5 Writing Tips Inspired by Ernest Hemingway

A few summers ago my daughter read A Farewell to Arms, Ernest Hemingway’s World War I novel. She liked it for the most part, which I consider a compliment to the old master since he has to compete with J.K. Rowling and other modern authors who hold sway with the Instagram generation.

I intercepted “Farewell” from my daughter’s book stack because I like to reread Hemingway’s spare prose from time to time. It’s solid instruction for copywriting–or any writing, for that matter. For example, if you ever write dialog or quoted material, Hemingway is worth studying.

In addition, revisiting Hemingway reminded me of his tips I ran across at Copyblogger.com. I share them below because they’re durable little gems that apply to any medium or format.

1. Use short sentences.
Author Larry McMurtry once wrote this about the first sentence (although it’s sound advice for any sentence): “Hold the philosophy, hold the adjectives, just give us a plain subject and verb and perhaps a wholesome, nonfattening adverb or two.”

2. Use short paragraphs.
I think Hemingway actually suggested short first paragraphs, but apply this tip to all paragraphs, especially if persuasion is your communication goal.

3. Use vigorous English.
Word choice and, specifically, verb choice, are a key to vigorous writing. Infuse copy with strong noun-verb combinations that carry the reader along.

4. Be positive.

Hemingway’s tip to “be positive” refers to word choice, not tone or perspective. For example, instead of saying “he did not win,” say “he lost.” Instead of saying “his writing was not clear” say “his writing was vague.”

It’s more powerful to tell readers what something is than to tell them what it is not and asking them to choose from the remaining possibilities.

5. Break a rule.
Sometimes breaking a rule is the right call. Hemingway was certainly a man and writer who went his own way.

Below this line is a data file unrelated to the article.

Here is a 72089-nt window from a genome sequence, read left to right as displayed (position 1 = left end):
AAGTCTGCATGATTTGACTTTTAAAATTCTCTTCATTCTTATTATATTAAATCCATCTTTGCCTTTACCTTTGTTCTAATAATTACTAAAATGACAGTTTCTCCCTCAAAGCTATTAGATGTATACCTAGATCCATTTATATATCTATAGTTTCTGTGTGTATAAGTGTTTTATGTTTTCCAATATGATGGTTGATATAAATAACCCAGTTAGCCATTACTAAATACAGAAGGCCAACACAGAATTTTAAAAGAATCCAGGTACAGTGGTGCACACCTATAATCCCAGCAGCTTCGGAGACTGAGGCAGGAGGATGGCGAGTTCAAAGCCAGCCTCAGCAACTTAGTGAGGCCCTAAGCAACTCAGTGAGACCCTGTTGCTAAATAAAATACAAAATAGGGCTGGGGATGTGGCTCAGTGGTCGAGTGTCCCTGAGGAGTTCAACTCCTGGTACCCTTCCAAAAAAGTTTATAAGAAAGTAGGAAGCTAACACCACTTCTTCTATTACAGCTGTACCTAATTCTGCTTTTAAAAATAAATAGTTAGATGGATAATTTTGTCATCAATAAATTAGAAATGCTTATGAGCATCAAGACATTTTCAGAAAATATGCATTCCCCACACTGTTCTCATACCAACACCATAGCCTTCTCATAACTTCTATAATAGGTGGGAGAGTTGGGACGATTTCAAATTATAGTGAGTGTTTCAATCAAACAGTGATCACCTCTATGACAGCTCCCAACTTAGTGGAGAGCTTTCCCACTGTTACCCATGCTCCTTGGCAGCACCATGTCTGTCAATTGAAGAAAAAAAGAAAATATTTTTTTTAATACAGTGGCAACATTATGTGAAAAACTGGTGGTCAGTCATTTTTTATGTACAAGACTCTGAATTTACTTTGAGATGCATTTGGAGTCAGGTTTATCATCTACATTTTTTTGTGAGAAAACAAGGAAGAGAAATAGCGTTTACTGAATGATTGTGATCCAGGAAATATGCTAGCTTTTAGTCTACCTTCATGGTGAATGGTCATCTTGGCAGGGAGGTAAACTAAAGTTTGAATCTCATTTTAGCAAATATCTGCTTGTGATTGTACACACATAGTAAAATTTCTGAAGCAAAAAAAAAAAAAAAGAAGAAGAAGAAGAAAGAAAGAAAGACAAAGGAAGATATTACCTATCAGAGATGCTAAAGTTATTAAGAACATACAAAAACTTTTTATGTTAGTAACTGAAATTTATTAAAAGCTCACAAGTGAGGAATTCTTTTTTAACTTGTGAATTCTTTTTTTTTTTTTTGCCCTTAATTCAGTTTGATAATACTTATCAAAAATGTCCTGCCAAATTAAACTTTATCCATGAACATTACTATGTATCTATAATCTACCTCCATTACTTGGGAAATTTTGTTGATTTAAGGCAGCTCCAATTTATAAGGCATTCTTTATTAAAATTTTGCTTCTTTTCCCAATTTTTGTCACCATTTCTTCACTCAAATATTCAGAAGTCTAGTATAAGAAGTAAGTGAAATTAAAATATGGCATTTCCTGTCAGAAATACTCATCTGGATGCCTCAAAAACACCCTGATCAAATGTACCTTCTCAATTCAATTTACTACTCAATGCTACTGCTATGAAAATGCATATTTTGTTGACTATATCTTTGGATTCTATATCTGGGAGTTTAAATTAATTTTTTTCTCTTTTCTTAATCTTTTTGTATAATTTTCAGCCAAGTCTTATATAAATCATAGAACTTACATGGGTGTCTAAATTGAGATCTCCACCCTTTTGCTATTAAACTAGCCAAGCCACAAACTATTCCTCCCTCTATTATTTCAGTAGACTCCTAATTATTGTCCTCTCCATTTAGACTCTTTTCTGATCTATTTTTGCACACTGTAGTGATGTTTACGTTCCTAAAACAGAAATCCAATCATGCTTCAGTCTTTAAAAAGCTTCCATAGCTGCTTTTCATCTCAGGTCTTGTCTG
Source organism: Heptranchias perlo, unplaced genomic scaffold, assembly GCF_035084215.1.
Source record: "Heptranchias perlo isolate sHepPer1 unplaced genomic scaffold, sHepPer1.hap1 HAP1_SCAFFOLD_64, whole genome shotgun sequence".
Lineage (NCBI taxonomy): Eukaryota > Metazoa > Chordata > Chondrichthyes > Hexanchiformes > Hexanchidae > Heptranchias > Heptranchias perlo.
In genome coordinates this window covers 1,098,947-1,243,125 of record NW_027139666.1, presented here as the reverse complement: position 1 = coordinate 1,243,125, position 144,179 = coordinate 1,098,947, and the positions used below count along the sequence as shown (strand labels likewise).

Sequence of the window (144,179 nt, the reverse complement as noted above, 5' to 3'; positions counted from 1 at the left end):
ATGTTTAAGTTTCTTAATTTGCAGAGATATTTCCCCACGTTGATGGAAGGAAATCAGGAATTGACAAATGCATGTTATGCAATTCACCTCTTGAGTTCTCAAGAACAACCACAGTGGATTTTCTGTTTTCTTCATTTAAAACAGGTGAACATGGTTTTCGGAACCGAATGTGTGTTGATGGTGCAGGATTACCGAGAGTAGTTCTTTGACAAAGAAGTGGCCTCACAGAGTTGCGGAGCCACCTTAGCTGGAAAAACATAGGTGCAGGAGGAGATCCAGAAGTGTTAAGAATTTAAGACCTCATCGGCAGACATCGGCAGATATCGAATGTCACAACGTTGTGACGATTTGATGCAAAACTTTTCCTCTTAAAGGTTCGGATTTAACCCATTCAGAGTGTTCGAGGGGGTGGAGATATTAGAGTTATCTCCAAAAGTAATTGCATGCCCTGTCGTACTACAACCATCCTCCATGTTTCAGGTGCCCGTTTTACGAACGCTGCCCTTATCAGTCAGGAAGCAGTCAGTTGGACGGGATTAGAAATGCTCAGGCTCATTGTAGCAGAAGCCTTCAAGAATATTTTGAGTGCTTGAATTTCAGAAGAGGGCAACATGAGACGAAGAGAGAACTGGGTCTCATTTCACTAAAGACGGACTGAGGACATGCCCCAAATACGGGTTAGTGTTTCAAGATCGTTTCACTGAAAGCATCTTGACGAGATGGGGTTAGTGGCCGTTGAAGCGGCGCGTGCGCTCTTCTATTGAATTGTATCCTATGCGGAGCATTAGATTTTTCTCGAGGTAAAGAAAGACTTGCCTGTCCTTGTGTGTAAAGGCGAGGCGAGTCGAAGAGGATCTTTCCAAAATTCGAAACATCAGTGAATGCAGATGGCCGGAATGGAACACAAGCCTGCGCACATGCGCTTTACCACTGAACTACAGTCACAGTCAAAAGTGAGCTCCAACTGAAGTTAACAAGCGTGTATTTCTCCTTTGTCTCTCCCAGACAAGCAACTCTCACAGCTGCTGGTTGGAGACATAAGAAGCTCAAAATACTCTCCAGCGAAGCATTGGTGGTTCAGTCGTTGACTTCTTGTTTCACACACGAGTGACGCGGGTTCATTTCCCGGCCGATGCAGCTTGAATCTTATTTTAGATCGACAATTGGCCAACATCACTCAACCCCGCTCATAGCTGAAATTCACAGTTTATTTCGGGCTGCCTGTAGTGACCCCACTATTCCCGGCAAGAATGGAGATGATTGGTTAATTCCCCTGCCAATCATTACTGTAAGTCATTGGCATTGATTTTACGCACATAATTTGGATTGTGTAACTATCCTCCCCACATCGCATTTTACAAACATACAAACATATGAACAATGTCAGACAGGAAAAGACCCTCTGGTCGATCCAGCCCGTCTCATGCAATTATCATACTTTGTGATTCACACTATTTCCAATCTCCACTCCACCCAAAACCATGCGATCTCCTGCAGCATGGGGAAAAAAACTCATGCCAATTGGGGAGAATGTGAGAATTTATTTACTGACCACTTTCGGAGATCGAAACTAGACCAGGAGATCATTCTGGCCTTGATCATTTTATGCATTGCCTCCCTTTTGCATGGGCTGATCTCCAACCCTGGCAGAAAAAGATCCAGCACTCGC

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4 Writing Tips from Ernest Hemingway

Last summer I borrowed A Farewell to Arms, Hemingway’s World War I novel, at the town library.

I’d read “Farewell” before but like to reread Hemingway’s spare prose from time to time because I think it’s great instruction for copywriting. Also, if you ever write dialog or quoted material, Hemingway is a master worth studying.

Not long after I ran across Hemingway tips at Copyblogger.com and share them below because they’re durable little writing gems that apply to any medium or format.

1. Use short sentences.
Author Larry McMurty once wrote this about the first sentence (although it’s sound advice for any sentence): “Hold the philosophy, hold the adjectives, just give us a plain subject and verb and perhaps a wholesome, nonfattening adverb or two.”

2. Use short paragraphs.
I think Hemingway actually suggested short first paragraphs, but apply this tip to all paragraphs, especially if persuasion is your communication goal.

Continue reading “4 Writing Tips from Ernest Hemingway”

Facing the White Bull

Does the blank screen or page ever paralyze you? Would you rather edit a piece than write a first draft?

If you’re like many human beings, the answers are yes and yes.

Ernest Hemingway called the blank page the white bull. I like that. One time when asked why I get out of bed in the morning and go to work, I said, “For the thrill of facing the white bull.”

The white bull isn’t for all thrill seekers, though.

“This bull has probably intimidated people for centuries,” wrote a fellow copywriter, “ever since early man stared at a blank stone tablet with chisel at the ready, scratching his prominent forehead.”

So how do you defeat the white bull? What’s the secret?

Continue reading “Facing the White Bull”